2009 BMW 335i: The benchmark of compact luxury sport sedans

By Bruce Caldwell

The BMW 3-Series sedans continue to be the mechanical rabbit at the compact sports sedan racetrack. The noisy pack of Asian, European, and North American hopefuls are constantly nipping at BMW’s heels, but like the rabbit, BMW always wins. The mechanical rabbit comparison is valid, because BMW 3-Series sedans use their legendary mechanical advantage to stay ahead of the pack. The upstarts may make strong advances in styling, amenities, and new technologies, but the solid BMW mechanical advantage is tough to beat.

Walkaround: BMWs look like BMWs, that is to say they have consistent styling elements that immediately identify them as BMWs. Their styling got a little off center a few years back (especially the rear treatment on certain models), but lately radical styling cues have been toned down. Handsome is a good word to describe the 335i.

Interior: In keeping with the strong driver focus, BMWs favor driver room and comfort over that of rear seat passengers. That certainly holds true for 3-Series sedans (it’s worse for coupes and convertibles). Front seat support and comfort are excellent. The rear seat is best reserved for short adults or children. Interior storage features are on the sparse side. BMW’s odd (unique?) controls (like the turn signals) take a little getting used to, but once you understand them they’re fine. We’re not overly fond of the navigation system, but thankfully the iDrive control system is optional.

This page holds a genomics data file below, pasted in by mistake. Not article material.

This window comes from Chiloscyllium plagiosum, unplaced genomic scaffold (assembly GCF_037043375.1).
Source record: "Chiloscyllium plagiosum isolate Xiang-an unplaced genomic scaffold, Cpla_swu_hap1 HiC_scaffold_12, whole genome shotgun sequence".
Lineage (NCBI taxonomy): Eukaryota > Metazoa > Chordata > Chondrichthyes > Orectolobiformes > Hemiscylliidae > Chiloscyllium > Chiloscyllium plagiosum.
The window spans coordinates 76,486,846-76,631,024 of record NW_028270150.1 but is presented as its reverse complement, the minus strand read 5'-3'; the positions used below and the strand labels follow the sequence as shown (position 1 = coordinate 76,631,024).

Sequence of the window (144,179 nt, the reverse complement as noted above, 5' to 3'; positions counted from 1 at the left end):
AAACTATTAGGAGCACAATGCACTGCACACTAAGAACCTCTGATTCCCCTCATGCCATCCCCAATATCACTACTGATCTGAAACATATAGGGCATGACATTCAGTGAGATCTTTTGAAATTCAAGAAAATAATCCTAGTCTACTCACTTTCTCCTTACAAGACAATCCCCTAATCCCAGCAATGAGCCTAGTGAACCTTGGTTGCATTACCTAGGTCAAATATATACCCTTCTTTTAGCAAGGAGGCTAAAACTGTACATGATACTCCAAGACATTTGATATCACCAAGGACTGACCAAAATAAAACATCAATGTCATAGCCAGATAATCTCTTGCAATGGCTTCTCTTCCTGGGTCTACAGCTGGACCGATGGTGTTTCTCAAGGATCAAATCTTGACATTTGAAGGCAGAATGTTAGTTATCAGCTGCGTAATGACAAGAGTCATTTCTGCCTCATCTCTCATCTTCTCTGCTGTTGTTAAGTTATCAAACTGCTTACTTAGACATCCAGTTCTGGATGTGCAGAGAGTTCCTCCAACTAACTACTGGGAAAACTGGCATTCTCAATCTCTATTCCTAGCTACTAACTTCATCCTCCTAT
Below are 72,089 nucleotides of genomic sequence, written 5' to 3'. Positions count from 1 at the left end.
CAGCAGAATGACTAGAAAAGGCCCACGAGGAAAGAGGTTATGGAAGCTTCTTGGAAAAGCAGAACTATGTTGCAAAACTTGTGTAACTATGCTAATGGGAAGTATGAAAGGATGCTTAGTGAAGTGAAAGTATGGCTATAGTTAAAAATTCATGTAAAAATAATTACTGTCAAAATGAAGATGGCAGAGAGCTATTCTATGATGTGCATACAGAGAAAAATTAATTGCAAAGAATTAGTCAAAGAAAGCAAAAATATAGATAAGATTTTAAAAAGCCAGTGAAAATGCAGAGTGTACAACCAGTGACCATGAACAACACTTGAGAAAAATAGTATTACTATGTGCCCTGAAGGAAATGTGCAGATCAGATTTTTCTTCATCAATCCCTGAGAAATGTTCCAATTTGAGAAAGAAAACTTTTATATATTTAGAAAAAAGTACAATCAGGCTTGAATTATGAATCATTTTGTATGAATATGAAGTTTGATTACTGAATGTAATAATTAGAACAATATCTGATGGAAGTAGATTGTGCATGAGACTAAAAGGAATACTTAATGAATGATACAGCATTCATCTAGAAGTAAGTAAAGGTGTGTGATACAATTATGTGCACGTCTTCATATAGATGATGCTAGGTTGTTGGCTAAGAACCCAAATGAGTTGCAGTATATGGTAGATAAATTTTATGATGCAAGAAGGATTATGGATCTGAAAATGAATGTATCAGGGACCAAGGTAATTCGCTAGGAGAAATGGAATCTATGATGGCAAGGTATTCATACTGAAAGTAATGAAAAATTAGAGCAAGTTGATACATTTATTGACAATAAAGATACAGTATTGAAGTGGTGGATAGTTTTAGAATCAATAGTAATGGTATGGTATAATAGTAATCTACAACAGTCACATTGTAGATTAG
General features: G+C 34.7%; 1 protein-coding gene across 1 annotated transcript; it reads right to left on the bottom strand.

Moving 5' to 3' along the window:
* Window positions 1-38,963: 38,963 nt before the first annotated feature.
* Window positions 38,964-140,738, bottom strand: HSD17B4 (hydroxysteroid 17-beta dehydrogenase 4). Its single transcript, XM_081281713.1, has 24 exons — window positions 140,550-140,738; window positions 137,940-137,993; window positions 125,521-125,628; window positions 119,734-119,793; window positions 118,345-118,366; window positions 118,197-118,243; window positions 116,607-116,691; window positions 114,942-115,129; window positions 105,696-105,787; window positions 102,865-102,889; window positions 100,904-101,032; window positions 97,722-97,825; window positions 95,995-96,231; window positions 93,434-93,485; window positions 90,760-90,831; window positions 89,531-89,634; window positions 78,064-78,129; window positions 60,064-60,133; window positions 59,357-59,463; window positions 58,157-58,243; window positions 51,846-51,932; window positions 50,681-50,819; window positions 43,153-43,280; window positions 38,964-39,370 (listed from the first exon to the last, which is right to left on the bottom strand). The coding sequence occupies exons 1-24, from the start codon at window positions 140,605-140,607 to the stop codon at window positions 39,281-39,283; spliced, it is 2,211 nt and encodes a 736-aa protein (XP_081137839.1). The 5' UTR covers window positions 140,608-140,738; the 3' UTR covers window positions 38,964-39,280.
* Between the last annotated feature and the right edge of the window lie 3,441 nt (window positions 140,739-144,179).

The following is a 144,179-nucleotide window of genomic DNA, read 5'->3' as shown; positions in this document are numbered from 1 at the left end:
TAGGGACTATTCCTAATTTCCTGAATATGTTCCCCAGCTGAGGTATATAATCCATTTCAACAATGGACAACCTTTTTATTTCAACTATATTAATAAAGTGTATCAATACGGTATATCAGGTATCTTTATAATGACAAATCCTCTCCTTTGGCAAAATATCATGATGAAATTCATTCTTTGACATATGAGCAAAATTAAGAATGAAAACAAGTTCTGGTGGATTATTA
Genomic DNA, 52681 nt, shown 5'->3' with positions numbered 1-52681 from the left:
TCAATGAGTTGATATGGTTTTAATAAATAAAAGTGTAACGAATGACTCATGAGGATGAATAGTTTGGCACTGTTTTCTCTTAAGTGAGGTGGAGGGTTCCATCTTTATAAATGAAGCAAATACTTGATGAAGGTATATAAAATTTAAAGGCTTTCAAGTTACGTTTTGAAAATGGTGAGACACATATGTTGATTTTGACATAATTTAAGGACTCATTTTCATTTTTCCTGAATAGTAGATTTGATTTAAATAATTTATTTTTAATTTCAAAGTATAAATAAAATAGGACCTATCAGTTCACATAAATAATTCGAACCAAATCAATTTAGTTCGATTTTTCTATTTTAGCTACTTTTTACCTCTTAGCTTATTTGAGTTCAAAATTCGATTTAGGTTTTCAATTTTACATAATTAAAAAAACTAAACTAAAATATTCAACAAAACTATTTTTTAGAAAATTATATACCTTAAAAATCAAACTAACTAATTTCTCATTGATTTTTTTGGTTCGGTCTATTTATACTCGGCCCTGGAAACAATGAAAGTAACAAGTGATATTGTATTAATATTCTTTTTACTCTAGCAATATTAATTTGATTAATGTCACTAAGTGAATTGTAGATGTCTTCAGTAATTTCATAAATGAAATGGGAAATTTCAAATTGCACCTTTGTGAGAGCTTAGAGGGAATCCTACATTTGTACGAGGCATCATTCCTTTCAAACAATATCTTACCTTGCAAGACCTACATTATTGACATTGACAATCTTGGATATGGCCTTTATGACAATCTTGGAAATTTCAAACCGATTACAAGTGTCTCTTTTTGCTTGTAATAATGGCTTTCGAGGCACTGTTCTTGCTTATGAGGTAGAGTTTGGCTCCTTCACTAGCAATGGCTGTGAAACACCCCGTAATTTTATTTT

Under The Hood: It’s what’s under the hood that counts when it comes to BMW’s prowess. The 3.0-liter DOHC inline six-cylinder engine may seem old fashioned next to competitors’ V-6 and V-8 engines, but the BMW inline six is a bulletproof Swiss watch that just keeps on going and going and going . . . BMW added a 3.0-liter turbodiesel I-6 to the 2009 US lineup.

It produces 265 hp and an incredible 425 lb-ft of torque. It’s supposedly good for 33 mpg on the highway. Precision engineering and a broad, powerful torque band are hallmarks of BMW six-cylinder engines. The turbocharged 3.0-liter six in the 335i sedan has a prodigious 300 lb-ft of torque to match its 300 horsepower. That stump-pulling torque is available at a mere 1,400 rpm.

You should experience BMW engines to fully appreciate them. The 335i is available with either a 6-speed manual (our favorite) or a very capable 6-speed automatic. BMW has been at the forefront of multi-gear automatics — the M3 (with its 414 hp 4.0-liter V-8) is available with a 7-speed automatic.

Behind The Wheel: The BMW 335i is a driver’s car. The superb driving experience (and probably a little status factor) is a key reason people buy BMWs. The BMW 335i had a very solid feel, but it’s nimble and an excellent handling car. BMWs are substantial, rock solid cars.

Whines: We’re still not crazy about iDrive, but we don’t loathe it as much as we did originally.

Bottom Line: The BMW 335i (as well as the other 3-Series sedans) is the benchmark of compact, luxury sport sedans — and rightfully so.